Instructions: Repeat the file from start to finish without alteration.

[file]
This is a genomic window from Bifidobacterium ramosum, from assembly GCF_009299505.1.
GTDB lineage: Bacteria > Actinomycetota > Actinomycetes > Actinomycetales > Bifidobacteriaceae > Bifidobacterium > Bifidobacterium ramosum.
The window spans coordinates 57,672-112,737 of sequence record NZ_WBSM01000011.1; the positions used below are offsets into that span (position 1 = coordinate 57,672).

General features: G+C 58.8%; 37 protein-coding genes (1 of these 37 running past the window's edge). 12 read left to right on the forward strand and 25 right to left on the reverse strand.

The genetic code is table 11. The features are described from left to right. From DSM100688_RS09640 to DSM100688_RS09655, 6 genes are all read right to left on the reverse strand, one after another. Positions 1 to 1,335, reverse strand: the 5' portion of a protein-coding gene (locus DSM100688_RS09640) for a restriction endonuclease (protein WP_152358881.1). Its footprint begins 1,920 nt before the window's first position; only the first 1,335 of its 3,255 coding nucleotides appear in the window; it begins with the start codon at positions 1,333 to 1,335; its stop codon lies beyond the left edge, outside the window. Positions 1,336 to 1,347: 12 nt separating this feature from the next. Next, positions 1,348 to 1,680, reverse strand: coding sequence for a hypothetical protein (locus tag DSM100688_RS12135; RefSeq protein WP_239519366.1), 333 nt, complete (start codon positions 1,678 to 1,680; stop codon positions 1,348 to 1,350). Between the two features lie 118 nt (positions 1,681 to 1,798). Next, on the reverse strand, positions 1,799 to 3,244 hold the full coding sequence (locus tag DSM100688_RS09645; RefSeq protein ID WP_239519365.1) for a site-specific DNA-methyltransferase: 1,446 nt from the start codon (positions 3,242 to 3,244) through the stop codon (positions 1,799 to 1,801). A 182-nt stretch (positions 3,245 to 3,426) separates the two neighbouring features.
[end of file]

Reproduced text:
This is a genomic window from Bifidobacterium ramosum, from assembly GCF_009299505.1.
GTDB lineage: Bacteria > Actinomycetota > Actinomycetes > Actinomycetales > Bifidobacteriaceae > Bifidobacterium > Bifidobacterium ramosum.
The window spans coordinates 57,672-112,737 of sequence record NZ_WBSM01000011.1; the positions used below are offsets into that span (position 1 = coordinate 57,672).

General features: G+C 58.8%; 37 protein-coding genes (1 of these 37 running past the window's edge). 12 read left to right on the forward strand and 25 right to left on the reverse strand.

The genetic code is table 11. The features are described from left to right. From DSM100688_RS09640 to DSM100688_RS09655, 6 genes are all read right to left on the reverse strand, one after another. Positions 1 to 1,335, reverse strand: the 5' portion of a protein-coding gene (locus DSM100688_RS09640) for a restriction endonuclease (protein WP_152358881.1). Its footprint begins 1,920 nt before the window's first position; only the first 1,335 of its 3,255 coding nucleotides appear in the window; it begins with the start codon at positions 1,333 to 1,335; its stop codon lies beyond the left edge, outside the window. Positions 1,336 to 1,347: 12 nt separating this feature from the next. Next, positions 1,348 to 1,680, reverse strand: coding sequence for a hypothetical protein (locus tag DSM100688_RS12135; RefSeq protein WP_239519366.1), 333 nt, complete (start codon positions 1,678 to 1,680; stop codon positions 1,348 to 1,350). Between the two features lie 118 nt (positions 1,681 to 1,798). Next, on the reverse strand, positions 1,799 to 3,244 hold the full coding sequence (locus tag DSM100688_RS09645; RefSeq protein ID WP_239519365.1) for a site-specific DNA-methyltransferase: 1,446 nt from the start codon (positions 3,242 to 3,244) through the stop codon (positions 1,799 to 1,801). A 182-nt stretch (positions 3,245 to 3,426) separates the two neighbouring features.